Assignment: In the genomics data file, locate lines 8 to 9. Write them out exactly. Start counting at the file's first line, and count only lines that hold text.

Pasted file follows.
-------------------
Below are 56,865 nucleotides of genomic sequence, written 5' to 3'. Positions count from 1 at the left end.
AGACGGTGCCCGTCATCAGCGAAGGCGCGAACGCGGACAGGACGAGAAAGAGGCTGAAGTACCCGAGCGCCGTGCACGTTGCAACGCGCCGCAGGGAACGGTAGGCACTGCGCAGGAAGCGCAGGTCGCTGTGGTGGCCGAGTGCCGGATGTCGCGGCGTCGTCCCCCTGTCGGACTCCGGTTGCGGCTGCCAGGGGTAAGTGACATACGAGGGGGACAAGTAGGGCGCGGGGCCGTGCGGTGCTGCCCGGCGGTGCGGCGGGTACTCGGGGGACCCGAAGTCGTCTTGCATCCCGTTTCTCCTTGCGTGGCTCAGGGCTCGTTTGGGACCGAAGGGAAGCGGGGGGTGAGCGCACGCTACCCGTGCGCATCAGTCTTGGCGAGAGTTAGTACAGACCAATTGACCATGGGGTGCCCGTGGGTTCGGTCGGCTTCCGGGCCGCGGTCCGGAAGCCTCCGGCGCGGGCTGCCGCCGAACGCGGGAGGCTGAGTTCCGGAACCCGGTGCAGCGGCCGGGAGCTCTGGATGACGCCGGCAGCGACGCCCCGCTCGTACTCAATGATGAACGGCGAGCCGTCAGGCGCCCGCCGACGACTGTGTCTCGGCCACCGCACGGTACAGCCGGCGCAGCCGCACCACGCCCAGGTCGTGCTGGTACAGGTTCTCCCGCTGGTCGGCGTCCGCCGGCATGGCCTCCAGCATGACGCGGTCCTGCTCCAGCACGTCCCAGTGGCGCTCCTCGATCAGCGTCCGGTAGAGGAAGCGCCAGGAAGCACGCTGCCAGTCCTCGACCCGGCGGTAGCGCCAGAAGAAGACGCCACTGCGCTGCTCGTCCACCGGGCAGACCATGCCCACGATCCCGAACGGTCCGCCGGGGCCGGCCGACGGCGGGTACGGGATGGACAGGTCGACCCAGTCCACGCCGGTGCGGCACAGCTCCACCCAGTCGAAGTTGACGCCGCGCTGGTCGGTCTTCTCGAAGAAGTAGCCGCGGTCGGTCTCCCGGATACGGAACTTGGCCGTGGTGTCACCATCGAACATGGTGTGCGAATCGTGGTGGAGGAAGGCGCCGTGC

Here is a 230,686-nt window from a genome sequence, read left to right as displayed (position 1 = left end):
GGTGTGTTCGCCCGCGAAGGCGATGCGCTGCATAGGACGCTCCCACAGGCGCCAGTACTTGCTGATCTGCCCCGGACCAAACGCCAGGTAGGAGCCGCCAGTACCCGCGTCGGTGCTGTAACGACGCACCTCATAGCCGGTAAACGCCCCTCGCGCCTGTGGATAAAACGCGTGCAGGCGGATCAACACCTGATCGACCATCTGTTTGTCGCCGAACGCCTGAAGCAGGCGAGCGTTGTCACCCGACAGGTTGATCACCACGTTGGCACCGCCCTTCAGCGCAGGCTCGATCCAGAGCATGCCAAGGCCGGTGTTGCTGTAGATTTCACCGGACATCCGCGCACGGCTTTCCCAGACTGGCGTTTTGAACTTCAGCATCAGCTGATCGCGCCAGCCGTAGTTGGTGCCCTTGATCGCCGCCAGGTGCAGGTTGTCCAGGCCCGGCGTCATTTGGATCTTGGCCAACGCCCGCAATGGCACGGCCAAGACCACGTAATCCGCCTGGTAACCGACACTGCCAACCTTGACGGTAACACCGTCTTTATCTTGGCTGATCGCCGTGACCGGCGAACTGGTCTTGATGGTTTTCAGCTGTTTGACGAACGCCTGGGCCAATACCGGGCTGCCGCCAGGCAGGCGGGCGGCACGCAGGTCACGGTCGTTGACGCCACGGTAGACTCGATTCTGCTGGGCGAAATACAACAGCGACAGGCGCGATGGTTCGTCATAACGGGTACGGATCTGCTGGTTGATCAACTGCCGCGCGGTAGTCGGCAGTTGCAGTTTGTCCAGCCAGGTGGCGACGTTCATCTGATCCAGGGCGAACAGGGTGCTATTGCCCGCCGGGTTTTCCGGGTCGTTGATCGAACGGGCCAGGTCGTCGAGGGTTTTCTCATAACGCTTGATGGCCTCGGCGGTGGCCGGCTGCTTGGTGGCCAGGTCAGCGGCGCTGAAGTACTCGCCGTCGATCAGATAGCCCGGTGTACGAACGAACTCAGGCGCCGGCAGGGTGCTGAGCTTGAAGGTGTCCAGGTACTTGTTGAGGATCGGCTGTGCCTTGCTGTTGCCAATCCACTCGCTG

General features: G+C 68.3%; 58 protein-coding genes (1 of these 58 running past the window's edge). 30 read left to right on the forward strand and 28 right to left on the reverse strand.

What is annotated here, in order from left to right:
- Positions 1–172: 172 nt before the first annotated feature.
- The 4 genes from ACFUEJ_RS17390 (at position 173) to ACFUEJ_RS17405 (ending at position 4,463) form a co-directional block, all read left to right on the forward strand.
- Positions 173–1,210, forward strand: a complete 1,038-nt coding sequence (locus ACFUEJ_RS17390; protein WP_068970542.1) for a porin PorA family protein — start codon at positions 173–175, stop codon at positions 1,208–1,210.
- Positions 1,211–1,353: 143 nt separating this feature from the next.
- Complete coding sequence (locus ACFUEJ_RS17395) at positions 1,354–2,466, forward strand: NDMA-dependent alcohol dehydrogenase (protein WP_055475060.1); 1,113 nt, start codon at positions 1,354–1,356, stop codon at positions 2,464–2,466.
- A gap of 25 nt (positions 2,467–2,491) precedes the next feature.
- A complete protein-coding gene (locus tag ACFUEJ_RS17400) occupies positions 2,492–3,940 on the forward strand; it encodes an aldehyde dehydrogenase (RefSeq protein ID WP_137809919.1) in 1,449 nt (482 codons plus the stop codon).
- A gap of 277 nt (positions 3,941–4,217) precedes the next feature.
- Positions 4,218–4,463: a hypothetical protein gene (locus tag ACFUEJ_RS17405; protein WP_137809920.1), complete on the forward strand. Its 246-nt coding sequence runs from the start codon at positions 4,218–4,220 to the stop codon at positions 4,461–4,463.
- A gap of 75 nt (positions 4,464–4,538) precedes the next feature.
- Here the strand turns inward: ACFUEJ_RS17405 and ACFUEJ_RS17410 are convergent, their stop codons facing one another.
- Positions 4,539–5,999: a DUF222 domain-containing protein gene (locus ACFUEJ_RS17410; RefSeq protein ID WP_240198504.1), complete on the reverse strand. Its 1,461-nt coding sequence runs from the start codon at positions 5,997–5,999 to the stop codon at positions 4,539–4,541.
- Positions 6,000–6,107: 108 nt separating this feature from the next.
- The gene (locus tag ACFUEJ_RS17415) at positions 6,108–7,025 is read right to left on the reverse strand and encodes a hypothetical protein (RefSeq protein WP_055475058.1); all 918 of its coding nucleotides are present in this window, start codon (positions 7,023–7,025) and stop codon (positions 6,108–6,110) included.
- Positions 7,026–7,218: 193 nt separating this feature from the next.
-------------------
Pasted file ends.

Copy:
- The 4 genes from ACFUEJ_RS17390 (at position 173) to ACFUEJ_RS17405 (ending at position 4,463) form a co-directional block, all read left to right on the forward strand.
- Positions 173–1,210, forward strand: a complete 1,038-nt coding sequence (locus ACFUEJ_RS17390; protein WP_068970542.1) for a porin PorA family protein — start codon at positions 173–175, stop codon at positions 1,208–1,210.